If your programs work in Windows 7 and Windows 8, the answer to this question is yes BUT there are exceptions. Depending on the industry you work in, you may be running specialized software that may not work correctly under Windows 10. Check with your software vendor to insure that the move to Windows 10 is one that you can make safely.
  • What is the learning curve in using Windows 10?
    Honestly, there’s not a very big one. PCSDesk has been evaluating Windows 10 for five months now and the best way that we’ve come up with to describe it is that it’s 80% Windows 7 and 20% Windows 8.1 with increased usability and performance. If you are a Windows 7 user now, Windows 10 will operate the way you’re used to. If you are a Windows 8.1 user, Windows 10 will provide you with an evolved interface that isn’t as jarring.

So should you upgrade? If you’re the adventurous type and you primarily use your system for emailing, social networking and web browsing then have at it! If your system is key to getting work done day-to-day, delaying the installation for a week or two would be recommended.

We at PCSDesk will be sure to keep you updated on the successes and failures of the impending Windows 10 update. Stay tuned!

31 Mar

E-Mail Client Outgoing SMTP Authentication Settings

PCSDesk is implementing changes to the security of it’s hosted mail servers in order to insure that spam is kept to a minimum and your information is kept secure.  Before you are able to send out email through our servers, it is necessary to enable outgoing SMTP authentication on your email client, PC, Mac or mobile device.

Below is a listing of common PC e-mail client programs and the instructions needed to secure this feature. If you have any problems with your configuration, please contact us and we’ll be back in touch quickly.

Microsoft Outlook® Express (PC)

  1. From the Tools menu, choose “Accounts.”
  2. Select the “Mail” tab.
  3. Double-click your company mail account (e.g.
  4. Select the “Servers” tab.
  5. Check the box next to “My Server Requires Authentication.”
  6. Click “OK”

Windows® Mail (PC)

  1. From the Tools menu, select “Accounts”
  2. Under Mail highlight your company account and click “Properties”.
  3. Click the Servers tab and make sure that “My outgoing server (SMTP) requires authentication” is checked.

Microsoft Outlook® 2010 (PC)

  1. From the File menu, select “Info” and choose “Account Settings”
  2. Select your company email account and click the “Change” button above.Click the “More Settings…” button in the bottom-right corner of the E-Mail Accounts window.In the Internet Email Settings window, click the “Outgoing Server” tab.
  3. Ensure that the box next to “My outgoing server (SMTP) requires authentication” is checked and “use same settings as my incoming mail server” is selected.

Microsoft Outlook® 2007 (PC)

  1. From the Tools menu, select “Account Settings”
  2. Select your company email account and click the “Change” button above..
  3. Click the “More Settings” button in the bottom-right corner of the E-Mail Accounts window.
  4. In the Internet Email Settings window, click the “Outgoing Server” tab. Ensure that the box next to “My outgoing server (SMTP) requires authentication” is checked and “use same settings as my incoming mail server” is selected.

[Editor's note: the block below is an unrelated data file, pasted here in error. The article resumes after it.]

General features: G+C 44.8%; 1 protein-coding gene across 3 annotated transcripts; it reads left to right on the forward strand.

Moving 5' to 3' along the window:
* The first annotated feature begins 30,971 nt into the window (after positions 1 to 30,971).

Microsoft Outlook® 2003 and 2002/XP (PC)

  1. From the Tools menu, select “Email Accounts.”
  2. Select “View or change existing email accounts” and click “Next.”
  3. Select your company email account and click the “Change” button on the right.
  4. Click the “More Settings” button in the bottom-right corner of the E-Mail Accounts window.
  5. In the Internet Email Settings window, click the “Outgoing Server” tab.
  6. Ensure that the box next to “My outgoing server (SMTP) requires authentication” is checked.

Outlook® 2000 and Outlook® 98 (PC)

  1. From the Tools menu, choose “Accounts.”
  2. Select click the company email account (e.g. and click “Properties.”
  3. Select the “Servers” tab.
  4. Check the box next to “My Server Requires Authentication.”
  5. Click “OK.”

Mail for OS X (Mac)

  1. Open the Mail program
  2. From the MAIL menu, choose PREFERENCES
  3. Click the “Accounts” icon.
  4. Click on the appropriate account, and then click the “Edit” button.
  5. Click “Options”
  6. Select “Password” from the “Authentication” setting.
  7. Enter your email address as the username.
17 Jul

Office 365 Customer Preview

Last night Microsoft unveiled it’s next generation productivity suite, Office 365 (or Office 2013 if you’re a purist).  Along with this announcement Microsoft has released a Customer Preview that is available for download.  Please keep in mind that this new release does not support WindowsXP and Windows Vista operating systems.

On full release of Office 365, three versions will be available to choose from…

  • Office 365 Home Premium – designed for families and consumers.  This service also includes an additional 20GB of SkyDrive storage and 60 minutes of Skype world minutes per month
  • Office 365 Small Business Premium – designed for small businesses.  This service also includes business-grade email, shared calendars, website tools and HD web conferencing.
  • Office 365 ProPlus – designed for enterprise customers who want advanced business capabilities and the flexibility to deploy and manage in the cloud.

While pricing remains a mystery, Microsoft said Windows RT tablets on ARM (including its own Surface device) will include the Office 2013 suite for free, giving users access to new versions of Word, Excel, PowerPoint, and OneNote applications.